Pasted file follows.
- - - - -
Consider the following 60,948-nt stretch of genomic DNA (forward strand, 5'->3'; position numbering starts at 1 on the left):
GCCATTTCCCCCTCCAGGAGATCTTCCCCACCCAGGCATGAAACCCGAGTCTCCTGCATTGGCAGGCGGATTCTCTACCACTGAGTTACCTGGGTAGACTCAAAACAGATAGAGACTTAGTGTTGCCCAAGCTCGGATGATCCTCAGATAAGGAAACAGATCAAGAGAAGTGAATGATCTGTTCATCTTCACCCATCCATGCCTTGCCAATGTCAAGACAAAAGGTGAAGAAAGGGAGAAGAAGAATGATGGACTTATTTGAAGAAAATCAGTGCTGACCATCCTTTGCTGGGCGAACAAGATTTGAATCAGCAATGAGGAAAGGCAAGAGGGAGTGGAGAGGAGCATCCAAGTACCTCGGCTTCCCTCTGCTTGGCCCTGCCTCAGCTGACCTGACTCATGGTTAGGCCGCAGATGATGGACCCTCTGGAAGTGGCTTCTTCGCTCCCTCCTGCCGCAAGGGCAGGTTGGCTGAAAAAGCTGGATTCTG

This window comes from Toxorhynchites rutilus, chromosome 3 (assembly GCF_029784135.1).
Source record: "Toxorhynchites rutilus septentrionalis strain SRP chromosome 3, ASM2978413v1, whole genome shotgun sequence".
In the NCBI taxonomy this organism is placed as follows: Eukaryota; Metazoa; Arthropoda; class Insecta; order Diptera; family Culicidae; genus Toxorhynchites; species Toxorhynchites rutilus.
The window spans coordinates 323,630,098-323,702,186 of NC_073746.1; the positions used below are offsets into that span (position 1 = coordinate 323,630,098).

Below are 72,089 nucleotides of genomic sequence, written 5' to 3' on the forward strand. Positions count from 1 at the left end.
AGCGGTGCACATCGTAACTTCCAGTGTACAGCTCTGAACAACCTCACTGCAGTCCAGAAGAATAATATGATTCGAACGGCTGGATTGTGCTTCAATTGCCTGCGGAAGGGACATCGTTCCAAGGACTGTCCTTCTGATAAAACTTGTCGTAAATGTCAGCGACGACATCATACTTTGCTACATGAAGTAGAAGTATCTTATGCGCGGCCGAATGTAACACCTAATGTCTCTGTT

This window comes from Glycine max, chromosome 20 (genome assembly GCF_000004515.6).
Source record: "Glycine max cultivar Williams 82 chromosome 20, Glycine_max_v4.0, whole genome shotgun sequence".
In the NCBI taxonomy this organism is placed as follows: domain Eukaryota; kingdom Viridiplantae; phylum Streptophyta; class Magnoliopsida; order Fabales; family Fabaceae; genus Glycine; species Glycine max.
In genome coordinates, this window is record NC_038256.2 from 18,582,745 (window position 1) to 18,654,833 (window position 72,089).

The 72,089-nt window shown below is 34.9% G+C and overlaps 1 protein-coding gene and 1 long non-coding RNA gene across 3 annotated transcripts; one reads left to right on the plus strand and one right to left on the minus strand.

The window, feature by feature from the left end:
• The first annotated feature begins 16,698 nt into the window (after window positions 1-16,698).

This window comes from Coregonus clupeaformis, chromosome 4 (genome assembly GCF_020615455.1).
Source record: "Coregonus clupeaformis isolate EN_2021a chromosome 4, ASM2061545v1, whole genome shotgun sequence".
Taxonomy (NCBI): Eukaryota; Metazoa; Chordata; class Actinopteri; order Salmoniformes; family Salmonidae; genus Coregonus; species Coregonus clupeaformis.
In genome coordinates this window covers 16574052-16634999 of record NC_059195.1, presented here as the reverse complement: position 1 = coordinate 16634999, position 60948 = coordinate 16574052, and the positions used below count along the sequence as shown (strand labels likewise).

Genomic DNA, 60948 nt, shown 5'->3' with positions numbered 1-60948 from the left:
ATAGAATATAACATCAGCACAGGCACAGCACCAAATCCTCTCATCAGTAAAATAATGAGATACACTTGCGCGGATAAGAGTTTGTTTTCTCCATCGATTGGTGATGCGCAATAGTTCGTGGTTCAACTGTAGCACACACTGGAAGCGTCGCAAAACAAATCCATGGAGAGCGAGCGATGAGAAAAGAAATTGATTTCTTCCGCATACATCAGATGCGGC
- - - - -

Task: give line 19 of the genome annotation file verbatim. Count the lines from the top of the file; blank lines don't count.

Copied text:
In genome coordinates this window covers 16574052-16634999 of record NC_059195.1, presented here as the reverse complement: position 1 = coordinate 16634999, position 60948 = coordinate 16574052, and the positions used below count along the sequence as shown (strand labels likewise).